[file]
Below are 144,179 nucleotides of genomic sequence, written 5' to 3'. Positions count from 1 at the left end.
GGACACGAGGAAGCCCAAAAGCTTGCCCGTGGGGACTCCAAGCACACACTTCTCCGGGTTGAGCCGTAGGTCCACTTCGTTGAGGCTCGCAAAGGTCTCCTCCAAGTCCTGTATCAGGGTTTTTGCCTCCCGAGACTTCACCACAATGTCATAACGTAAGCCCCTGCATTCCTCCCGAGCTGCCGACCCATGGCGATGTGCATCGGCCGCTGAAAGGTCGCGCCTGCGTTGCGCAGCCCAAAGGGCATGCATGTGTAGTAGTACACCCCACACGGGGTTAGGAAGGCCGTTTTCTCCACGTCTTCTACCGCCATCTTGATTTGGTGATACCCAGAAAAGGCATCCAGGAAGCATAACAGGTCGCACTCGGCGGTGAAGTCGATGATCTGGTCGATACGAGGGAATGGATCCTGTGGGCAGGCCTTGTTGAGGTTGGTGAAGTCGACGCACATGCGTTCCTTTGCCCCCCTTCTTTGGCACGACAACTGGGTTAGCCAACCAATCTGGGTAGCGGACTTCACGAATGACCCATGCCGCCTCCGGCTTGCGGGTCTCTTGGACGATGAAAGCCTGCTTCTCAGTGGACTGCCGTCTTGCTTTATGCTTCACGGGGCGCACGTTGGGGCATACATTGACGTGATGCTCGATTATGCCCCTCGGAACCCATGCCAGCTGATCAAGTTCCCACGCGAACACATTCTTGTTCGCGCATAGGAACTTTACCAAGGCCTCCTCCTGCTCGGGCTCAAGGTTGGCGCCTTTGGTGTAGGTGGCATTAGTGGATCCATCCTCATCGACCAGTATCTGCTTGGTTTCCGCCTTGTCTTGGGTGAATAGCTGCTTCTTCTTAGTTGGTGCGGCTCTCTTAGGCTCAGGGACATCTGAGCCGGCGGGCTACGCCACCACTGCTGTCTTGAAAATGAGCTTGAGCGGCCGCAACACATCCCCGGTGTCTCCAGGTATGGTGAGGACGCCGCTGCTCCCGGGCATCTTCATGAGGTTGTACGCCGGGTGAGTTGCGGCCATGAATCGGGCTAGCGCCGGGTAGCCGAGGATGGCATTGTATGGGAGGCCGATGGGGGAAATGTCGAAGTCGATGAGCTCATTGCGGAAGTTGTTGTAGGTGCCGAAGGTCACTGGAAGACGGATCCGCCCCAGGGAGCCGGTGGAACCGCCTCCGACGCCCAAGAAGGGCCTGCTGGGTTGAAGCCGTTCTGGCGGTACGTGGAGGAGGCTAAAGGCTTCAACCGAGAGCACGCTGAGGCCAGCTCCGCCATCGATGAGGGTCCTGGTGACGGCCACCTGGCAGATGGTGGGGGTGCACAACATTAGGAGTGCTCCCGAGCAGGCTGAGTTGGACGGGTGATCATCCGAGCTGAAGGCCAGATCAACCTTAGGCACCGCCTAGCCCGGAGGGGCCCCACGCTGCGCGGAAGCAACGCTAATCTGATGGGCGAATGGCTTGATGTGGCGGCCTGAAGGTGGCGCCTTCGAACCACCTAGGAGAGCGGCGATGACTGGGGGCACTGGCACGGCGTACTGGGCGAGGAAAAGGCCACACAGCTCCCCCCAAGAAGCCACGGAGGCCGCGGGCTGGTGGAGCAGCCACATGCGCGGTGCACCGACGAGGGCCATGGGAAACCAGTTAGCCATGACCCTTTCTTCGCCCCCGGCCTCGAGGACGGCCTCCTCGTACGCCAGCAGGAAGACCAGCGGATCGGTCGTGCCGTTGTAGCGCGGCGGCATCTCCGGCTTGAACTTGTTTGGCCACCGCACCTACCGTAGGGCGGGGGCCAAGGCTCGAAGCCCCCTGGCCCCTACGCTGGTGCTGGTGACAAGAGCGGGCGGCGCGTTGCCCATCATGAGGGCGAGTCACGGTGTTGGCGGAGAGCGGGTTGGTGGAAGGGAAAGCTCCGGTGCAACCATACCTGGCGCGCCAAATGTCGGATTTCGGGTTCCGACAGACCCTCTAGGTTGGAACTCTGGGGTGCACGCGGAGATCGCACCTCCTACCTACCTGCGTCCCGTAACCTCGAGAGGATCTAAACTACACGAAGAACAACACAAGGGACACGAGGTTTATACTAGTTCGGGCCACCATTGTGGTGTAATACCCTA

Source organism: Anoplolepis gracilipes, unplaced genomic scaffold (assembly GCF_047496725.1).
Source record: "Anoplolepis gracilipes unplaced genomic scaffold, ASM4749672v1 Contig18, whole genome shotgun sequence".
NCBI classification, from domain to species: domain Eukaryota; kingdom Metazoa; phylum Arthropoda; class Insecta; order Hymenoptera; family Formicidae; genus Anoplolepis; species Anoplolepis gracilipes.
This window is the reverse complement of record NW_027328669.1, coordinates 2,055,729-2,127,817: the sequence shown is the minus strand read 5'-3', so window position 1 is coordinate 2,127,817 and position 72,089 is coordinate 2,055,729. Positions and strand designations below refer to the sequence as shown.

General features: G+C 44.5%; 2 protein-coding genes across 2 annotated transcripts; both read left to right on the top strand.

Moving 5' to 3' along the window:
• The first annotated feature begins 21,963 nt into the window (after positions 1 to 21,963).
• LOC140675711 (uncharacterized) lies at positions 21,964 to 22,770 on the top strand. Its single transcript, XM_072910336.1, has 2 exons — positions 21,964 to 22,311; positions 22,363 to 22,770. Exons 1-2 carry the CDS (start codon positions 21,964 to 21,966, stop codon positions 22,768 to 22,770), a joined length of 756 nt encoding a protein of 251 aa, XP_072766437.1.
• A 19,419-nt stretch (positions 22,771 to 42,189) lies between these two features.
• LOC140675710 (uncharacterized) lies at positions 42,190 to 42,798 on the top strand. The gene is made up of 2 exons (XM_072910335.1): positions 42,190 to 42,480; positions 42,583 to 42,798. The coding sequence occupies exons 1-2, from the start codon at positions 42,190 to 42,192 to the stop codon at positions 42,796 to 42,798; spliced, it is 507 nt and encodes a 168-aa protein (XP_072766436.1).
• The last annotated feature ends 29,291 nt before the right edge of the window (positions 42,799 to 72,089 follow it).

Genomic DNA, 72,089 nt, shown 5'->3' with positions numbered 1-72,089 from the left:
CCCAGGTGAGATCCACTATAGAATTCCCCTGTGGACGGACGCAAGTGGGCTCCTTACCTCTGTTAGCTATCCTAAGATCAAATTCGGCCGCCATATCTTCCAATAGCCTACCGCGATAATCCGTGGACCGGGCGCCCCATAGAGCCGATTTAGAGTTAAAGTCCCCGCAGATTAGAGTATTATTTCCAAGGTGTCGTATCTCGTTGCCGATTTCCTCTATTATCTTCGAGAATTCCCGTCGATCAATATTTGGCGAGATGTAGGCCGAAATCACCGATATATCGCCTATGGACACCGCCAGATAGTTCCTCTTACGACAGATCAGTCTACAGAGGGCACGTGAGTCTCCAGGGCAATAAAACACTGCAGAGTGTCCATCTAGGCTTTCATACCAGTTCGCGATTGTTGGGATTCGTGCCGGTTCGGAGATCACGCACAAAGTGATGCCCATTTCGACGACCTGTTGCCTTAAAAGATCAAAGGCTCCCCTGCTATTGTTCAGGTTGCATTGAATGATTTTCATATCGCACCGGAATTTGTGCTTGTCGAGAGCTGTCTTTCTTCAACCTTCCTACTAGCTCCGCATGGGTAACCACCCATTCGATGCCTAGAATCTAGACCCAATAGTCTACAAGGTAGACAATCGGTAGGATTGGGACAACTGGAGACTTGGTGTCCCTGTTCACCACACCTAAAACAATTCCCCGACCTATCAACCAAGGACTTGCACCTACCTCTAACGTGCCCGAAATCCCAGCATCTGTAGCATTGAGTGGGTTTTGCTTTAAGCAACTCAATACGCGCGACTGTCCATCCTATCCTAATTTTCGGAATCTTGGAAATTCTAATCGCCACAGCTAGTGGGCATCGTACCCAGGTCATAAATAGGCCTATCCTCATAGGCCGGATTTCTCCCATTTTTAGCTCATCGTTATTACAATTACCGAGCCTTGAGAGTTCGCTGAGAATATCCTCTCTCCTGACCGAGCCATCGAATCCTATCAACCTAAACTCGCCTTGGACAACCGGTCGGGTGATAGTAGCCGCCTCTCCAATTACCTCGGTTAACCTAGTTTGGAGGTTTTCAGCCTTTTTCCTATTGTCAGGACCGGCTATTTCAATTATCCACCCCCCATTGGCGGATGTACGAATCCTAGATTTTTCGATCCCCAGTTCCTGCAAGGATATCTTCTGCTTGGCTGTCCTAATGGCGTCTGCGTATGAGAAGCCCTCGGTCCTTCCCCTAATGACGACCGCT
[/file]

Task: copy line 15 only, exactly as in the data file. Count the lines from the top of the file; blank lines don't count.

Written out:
CCCAGGTGAGATCCACTATAGAATTCCCCTGTGGACGGACGCAAGTGGGCTCCTTACCTCTGTTAGCTATCCTAAGATCAAATTCGGCCGCCATATCTTCCAATAGCCTACCGCGATAATCCGTGGACCGGGCGCCCCATAGAGCCGATTTAGAGTTAAAGTCCCCGCAGATTAGAGTATTATTTCCAAGGTGTCGTATCTCGTTGCCGATTTCCTCTATTATCTTCGAGAATTCCCGTCGATCAATATTTGGCGAGATGTAGGCCGAAATCACCGATATATCGCCTATGGACACCGCCAGATAGTTCCTCTTACGACAGATCAGTCTACAGAGGGCACGTGAGTCTCCAGGGCAATAAAACACTGCAGAGTGTCCATCTAGGCTTTCATACCAGTTCGCGATTGTTGGGATTCGTGCCGGTTCGGAGATCACGCACAAAGTGATGCCCATTTCGACGACCTGTTGCCTTAAAAGATCAAAGGCTCCCCTGCTATTGTTCAGGTTGCATTGAATGATTTTCATATCGCACCGGAATTTGTGCTTGTCGAGAGCTGTCTTTCTTCAACCTTCCTACTAGCTCCGCATGGGTAACCACCCATTCGATGCCTAGAATCTAGACCCAATAGTCTACAAGGTAGACAATCGGTAGGATTGGGACAACTGGAGACTTGGTGTCCCTGTTCACCACACCTAAAACAATTCCCCGACCTATCAACCAAGGACTTGCACCTACCTCTAACGTGCCCGAAATCCCAGCATCTGTAGCATTGAGTGGGTTTTGCTTTAAGCAACTCAATACGCGCGACTGTCCATCCTATCCTAATTTTCGGAATCTTGGAAATTCTAATCGCCACAGCTAGTGGGCATCGTACCCAGGTCATAAATAGGCCTATCCTCATAGGCCGGATTTCTCCCATTTTTAGCTCATCGTTATTACAATTACCGAGCCTTGAGAGTTCGCTGAGAATATCCTCTCTCCTGACCGAGCCATCGAATCCTATCAACCTAAACTCGCCTTGGACAACCGGTCGGGTGATAGTAGCCGCCTCTCCAATTACCTCGGTTAACCTAGTTTGGAGGTTTTCAGCCTTTTTCCTATTGTCAGGACCGGCTATTTCAATTATCCACCCCCCATTGGCGGATGTACGAATCCTAGATTTTTCGATCCCCAGTTCCTGCAAGGATATCTTCTGCTTGGCTGTCCTAATGGCGTCTGCGTATGAGAAGCCCTCGGTCCTTCCCCTAATGACGACCGCT